Such eye-glazing edu-speak manifests itself in a staunch opposition to traditional testing — i.e., testing that might ask history students, say, to answer specific questions about history. And indeed, Darling-Hammond, when she was a professor at Columbia University in the early 1990s, worked to move New York’s Regents Exams away from paper-and-pencil tests and toward personalized performance portfolios that she said would give pupils “multiple ways to show their learning.” Such as demonstrating what they know about George Washington through, say, a song-and-dance routine rather than an essay.

Darling-Hammond is also a crusader for “equity” in education, and she has been involved in several ill-conceived “adequacy lawsuits” — in which occur states are sued for not providing an adequate education for all students, as state constitutions typically require — including the 13-year saga of Campaign for Fiscal Equity (CFE) v. New York. In that case, the trial judge found that funding for operations and maintenance of New York State schools deserved an annual bump of a whopping $5.63 billion.

This adequacy litigation that Darling-Hammond supports presupposes that failing schools fail because they lack for money, despite mountains of data belying that notion.

And not only does an adequacy-lawsuit adjudicator conjure up arbitrary amounts ($5.63 billion?) of cash by which governments are supposedly shortchanging their school-age children, but research shows most such money ends up in schools that serve affluent students. Kansas City, Missouri, for example, received $2 billion of adequacy funds; portions were spent on construction of an arboretum, a wildlife refuge, and a model United Nations chamber.

Darling-Hammond teaches in an education school, and so it is unsurprising that she passionately defends their dubious usefulness. She has been relentless in her criticism of Teach for America, a program that recruits talented college graduates (no matter their major) to teach in troubled schools. Darling-Hammond rightly sees TFA and its innovative ilk as threats to the education-school monopoly that propagates pedagogical gobbledygook (e.g., “deep sense of curricular intentions”) and populates America’s classrooms with too many young people who believe it.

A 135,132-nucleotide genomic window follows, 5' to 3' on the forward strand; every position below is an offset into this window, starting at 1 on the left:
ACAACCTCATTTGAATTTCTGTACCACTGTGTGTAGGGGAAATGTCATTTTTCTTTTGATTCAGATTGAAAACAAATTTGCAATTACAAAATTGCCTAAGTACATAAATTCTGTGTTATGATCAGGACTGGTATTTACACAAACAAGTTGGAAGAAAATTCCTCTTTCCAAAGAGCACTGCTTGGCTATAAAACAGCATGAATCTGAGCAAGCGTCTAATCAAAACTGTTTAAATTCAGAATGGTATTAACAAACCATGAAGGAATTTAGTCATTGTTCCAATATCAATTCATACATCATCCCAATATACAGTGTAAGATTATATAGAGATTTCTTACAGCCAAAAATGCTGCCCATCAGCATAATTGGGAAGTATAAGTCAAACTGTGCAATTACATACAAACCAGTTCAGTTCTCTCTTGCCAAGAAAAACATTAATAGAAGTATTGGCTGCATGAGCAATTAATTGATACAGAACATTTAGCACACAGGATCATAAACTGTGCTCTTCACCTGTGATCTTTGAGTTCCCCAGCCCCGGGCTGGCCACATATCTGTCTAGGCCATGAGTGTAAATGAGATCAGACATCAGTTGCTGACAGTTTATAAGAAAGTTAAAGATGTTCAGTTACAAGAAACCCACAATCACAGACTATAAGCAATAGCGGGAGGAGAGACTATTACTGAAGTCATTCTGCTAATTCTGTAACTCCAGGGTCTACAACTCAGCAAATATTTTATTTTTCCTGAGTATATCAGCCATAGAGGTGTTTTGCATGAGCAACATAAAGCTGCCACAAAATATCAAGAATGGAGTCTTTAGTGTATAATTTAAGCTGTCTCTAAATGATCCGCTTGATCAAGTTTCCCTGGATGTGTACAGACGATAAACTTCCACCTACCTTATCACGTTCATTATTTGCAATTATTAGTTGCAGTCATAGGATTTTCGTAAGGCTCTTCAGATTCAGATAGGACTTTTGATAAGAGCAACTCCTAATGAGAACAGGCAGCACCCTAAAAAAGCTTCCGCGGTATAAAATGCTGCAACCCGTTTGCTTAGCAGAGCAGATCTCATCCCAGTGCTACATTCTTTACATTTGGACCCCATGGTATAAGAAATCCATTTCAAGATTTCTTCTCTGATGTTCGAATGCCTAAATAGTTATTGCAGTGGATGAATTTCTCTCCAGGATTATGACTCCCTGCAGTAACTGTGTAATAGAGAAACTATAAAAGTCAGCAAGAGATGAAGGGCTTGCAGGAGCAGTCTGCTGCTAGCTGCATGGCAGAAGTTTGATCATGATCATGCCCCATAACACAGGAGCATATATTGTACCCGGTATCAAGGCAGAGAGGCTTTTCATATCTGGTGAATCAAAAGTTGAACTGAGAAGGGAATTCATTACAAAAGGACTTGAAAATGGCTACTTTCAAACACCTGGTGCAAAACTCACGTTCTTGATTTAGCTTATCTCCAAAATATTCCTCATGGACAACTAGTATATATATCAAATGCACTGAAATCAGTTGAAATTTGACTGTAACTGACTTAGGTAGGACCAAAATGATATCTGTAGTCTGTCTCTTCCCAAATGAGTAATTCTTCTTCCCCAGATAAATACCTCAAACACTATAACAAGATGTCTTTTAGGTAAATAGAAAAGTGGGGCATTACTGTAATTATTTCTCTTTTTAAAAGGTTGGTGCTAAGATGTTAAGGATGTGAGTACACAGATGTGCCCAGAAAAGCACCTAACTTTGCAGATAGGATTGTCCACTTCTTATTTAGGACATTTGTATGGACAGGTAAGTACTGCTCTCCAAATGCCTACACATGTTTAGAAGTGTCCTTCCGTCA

Whitney Tilson — a Harvard Business School graduate, mutual-fund manager, and Obama supporter who maintains a popular education-blog — wrote last year, “I think that Linda Darling-Hammond is little more than a thinly disguised shill for the teachers unions and that her ideas, if adopted, would likely result in much higher spending and little or no improvement in our schools. I can suggest 100 far better people for Obama to listen to if he’s really serious about education reform.” His view can claim adherents on both the left and the right. And so Darling-Hammond’s elevation is for all of them — but especially for fellow Democrats concerned about education reform and school quality — a major bummer.

Back to Brooks’s original question: “Is Barack Obama really a force for change, or is he just a traditional Democrat with a patina of postpartisan rhetoric?”

So far, it seems, tradition trumps change.

Liam Julian is a fellow at Stanford’s Hoover Institution and managing editor of Policy Review.